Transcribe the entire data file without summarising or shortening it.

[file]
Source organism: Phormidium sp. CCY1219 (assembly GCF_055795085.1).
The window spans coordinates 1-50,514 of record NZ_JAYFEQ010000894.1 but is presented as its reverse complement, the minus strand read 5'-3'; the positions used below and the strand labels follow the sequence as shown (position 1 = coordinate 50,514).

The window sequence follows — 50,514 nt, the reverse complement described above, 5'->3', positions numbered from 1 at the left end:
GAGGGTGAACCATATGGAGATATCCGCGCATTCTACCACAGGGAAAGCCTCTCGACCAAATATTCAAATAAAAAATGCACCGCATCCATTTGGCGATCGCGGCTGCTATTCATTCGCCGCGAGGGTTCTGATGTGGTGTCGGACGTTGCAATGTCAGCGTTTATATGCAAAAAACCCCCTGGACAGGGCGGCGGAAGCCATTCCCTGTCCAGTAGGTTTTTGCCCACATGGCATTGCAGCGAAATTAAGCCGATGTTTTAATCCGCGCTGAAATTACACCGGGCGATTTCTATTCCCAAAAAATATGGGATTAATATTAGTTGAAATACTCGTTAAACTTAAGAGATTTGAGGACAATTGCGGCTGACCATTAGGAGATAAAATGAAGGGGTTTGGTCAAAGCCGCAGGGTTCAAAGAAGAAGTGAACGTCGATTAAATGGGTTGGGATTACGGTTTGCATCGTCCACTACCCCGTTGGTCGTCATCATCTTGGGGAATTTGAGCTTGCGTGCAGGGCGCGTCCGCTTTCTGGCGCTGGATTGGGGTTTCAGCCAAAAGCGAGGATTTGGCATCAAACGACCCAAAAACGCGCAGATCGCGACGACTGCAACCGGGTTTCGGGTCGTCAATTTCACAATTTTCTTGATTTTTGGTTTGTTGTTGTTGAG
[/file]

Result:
Source organism: Phormidium sp. CCY1219 (assembly GCF_055795085.1).
The window spans coordinates 1-50,514 of record NZ_JAYFEQ010000894.1 but is presented as its reverse complement, the minus strand read 5'-3'; the positions used below and the strand labels follow the sequence as shown (position 1 = coordinate 50,514).

The window sequence follows — 50,514 nt, the reverse complement described above, 5'->3', positions numbered from 1 at the left end:
GAGGGTGAACCATATGGAGATATCCGCGCATTCTACCACAGGGAAAGCCTCTCGACCAAATATTCAAATAAAAAATGCACCGCATCCATTTGGCGATCGCGGCTGCTATTCATTCGCCGCGAGGGTTCTGATGTGGTGTCGGACGTTGCAATGTCAGCGTTTATATGCAAAAAACCCCCTGGACAGGGCGGCGGAAGCCATTCCCTGTCCAGTAGGTTTTTGCCCACATGGCATTGCAGCGAAATTAAGCCGATGTTTTAATCCGCGCTGAAATTACACCGGGCGATTTCTATTCCCAAAAAATATGGGATTAATATTAGTTGAAATACTCGTTAAACTTAAGAGATTTGAGGACAATTGCGGCTGACCATTAGGAGATAAAATGAAGGGGTTTGGTCAAAGCCGCAGGGTTCAAAGAAGAAGTGAACGTCGATTAAATGGGTTGGGATTACGGTTTGCATCGTCCACTACCCCGTTGGTCGTCATCATCTTGGGGAATTTGAGCTTGCGTGCAGGGCGCGTCCGCTTTCTGGCGCTGGATTGGGGTTTCAGCCAAAAGCGAGGATTTGGCATCAAACGACCCAAAAACGCGCAGATCGCGACGACTGCAACCGGGTTTCGGGTCGTCAATTTCACAATTTTCTTGATTTTTGGTTTGTTGTTGTTGAG